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I've been improvising over Hoagy Carmichael's Heart and Soul and I came across a chord voicing that seemed a little strange to me. As shown below, the C13 is voiced F-Bb-D-A, using the 7th, 9th, 11th and 13th, but omitting the root, 3rd and 5th entirely.

How is this a C chord when no part of the C major triad is found within it? Why isn't it a BbM7?

The only way I can justify it is that the piano is meant to comp a band that plays the rest of the chord and this got carried over into the piano transcription.

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  • LIke you I think it should be a BbM7/C, or even a F11/C . I have added my differing opinion in an answer below. – Stephane Rolland Jan 23 at 12:39
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You're still holding the C root at the bottom, so calling it a C chord of some sort is justified. You eventually also hold E (not F), B flat, D, and A at the fermata signs, so calling it a C13 chord (which should contain C, E, B flat, and A at the very least) is also justified.

The C13 chord symbol looks fine.

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    Dude, you're amazing! Can't believe I missed that, but that is spot on! Thank you!!! – WillRoss1 Jan 22 at 18:23
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    @WillRoss1 The F resolves to E, so you can regard it as a suspended 4th rather than the 11th. – PiedPiper Jan 22 at 19:07
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    I disagree, and added an answer. Would be glad if you comment on it. – Stephane Rolland Jan 23 at 11:24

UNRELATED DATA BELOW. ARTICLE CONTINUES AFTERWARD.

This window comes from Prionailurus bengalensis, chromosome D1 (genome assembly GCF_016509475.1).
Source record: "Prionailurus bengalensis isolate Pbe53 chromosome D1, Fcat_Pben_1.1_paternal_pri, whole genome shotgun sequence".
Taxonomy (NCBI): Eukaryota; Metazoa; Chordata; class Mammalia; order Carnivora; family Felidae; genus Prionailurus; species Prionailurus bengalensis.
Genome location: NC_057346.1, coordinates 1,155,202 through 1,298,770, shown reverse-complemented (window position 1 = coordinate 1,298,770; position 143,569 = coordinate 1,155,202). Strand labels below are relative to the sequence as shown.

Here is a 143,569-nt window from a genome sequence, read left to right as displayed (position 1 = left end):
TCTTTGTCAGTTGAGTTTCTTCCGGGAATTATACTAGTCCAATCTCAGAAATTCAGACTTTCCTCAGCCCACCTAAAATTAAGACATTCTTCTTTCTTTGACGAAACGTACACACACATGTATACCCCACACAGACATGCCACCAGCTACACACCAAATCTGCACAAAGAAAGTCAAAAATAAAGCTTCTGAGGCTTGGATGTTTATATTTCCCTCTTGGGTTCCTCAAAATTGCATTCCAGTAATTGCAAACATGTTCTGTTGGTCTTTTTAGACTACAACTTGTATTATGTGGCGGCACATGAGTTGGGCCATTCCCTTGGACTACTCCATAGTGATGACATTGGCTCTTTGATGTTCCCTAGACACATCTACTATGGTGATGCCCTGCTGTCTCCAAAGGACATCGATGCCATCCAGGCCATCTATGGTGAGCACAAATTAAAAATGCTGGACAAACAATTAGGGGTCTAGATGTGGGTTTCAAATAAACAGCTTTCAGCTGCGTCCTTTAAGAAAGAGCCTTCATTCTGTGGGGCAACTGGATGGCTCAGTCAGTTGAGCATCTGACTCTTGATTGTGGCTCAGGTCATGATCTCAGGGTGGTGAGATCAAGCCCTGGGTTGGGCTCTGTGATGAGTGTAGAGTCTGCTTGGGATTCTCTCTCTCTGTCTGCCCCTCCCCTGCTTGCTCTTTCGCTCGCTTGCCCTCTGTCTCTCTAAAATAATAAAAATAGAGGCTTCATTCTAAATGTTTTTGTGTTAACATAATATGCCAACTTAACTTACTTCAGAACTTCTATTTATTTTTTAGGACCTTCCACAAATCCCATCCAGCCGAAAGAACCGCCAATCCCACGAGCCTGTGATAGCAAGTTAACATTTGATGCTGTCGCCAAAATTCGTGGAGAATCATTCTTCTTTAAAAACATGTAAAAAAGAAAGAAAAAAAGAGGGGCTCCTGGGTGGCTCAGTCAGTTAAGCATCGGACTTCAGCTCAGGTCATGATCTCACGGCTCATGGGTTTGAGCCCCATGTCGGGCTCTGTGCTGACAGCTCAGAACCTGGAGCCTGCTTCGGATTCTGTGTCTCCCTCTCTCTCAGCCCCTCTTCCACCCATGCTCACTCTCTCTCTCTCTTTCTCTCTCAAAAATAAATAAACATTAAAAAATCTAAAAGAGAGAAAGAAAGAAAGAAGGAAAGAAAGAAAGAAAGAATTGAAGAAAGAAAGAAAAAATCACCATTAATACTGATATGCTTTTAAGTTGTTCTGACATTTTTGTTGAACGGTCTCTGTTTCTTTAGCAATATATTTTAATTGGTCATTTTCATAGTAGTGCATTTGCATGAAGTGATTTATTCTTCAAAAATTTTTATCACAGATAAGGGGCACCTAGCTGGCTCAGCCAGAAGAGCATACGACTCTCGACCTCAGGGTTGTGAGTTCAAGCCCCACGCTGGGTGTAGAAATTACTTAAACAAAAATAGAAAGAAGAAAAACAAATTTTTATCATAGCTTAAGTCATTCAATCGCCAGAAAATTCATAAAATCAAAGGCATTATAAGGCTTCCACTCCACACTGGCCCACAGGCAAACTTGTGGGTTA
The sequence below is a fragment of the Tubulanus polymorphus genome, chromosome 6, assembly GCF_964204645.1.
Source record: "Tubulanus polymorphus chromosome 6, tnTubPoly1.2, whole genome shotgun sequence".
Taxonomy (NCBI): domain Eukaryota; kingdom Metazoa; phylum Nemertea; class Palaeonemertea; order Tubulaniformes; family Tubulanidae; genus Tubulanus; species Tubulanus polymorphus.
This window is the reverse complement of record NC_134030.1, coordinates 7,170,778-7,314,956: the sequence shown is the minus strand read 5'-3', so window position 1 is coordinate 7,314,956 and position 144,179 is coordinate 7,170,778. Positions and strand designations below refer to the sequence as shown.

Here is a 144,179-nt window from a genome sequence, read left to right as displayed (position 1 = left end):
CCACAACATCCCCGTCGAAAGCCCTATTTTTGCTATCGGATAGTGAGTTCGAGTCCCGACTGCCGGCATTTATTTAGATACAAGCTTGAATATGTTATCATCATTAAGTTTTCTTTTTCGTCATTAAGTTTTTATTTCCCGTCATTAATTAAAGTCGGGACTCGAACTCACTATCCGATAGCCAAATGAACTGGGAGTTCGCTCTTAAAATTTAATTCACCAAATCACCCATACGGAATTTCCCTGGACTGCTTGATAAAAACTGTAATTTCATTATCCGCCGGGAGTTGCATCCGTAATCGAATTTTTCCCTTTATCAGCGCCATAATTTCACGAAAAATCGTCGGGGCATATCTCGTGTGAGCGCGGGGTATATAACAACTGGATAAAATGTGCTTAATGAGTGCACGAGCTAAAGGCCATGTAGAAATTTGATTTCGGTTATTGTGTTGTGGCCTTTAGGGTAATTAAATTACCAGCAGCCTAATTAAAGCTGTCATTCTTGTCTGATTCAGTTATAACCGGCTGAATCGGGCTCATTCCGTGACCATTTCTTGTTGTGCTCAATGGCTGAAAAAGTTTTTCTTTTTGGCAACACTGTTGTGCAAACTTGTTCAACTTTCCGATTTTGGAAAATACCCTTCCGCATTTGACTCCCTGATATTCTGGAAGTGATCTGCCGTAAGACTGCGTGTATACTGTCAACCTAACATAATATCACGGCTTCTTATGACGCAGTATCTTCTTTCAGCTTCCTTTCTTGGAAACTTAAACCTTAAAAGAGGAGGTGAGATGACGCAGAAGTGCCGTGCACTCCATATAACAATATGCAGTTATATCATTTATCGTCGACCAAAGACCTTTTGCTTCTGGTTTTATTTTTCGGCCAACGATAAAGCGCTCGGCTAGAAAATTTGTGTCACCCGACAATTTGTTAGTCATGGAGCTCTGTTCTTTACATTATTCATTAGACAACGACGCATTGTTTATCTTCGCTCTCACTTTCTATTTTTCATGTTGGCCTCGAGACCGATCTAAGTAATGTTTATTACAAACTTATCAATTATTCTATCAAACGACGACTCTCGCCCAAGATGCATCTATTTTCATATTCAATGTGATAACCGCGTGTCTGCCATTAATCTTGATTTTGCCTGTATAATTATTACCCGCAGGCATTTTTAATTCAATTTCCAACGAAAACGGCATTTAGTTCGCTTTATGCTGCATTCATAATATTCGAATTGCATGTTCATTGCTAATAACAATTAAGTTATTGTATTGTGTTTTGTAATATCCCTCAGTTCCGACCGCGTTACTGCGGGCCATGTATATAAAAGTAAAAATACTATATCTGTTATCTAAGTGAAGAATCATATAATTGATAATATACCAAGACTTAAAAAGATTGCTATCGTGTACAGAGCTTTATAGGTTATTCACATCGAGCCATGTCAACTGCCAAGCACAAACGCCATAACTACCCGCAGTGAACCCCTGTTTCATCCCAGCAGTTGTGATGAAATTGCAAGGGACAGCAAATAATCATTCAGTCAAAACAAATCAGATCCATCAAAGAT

• As @PiedPiper comments, it might also make sense as a suspended 4th in a C13 (without root and fifth). – paul garrett Jan 23 at 17:31
  • jeez 10+ question and 12+ answer votes all for a whole note! – Michael Curtis Jan 23 at 21:17
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I disagree with Dekkadeci answer's. Instead: BbM7/C would be a proper and more understable name. Or maybe F11/C, which will gracefully accept the following note E.

Look at the two other chords they are: Bb/C and Gm7/C.

That C13 candidate does not contain a single note from the C Major triad indeed: no C, no E no G in the chord. Only a lasting bass, that lasts during all the harmonic evolutions. Before and after.

However it easily could have. On the keyboard there's plenty room to play a E with middle finger, or G besides the A.

When that E is played just after the so-called C13, it doesn't sound like a stabilization to my hear. I insist:

One argument in the other answer is the presence of the E at the late end just before the start of a new phrase: When I play the extract, that E is nowhere near a stabilisation of any sort to a C chord, whehter it be C, C7, C9, C11, or C13. It rather introduces interrogation, lack of equilibrium and asks for the new phrase that starts just after.

There's no reason to name it a C chord, except for the droning C during all of the excerpt, whatever the other chords are playing too.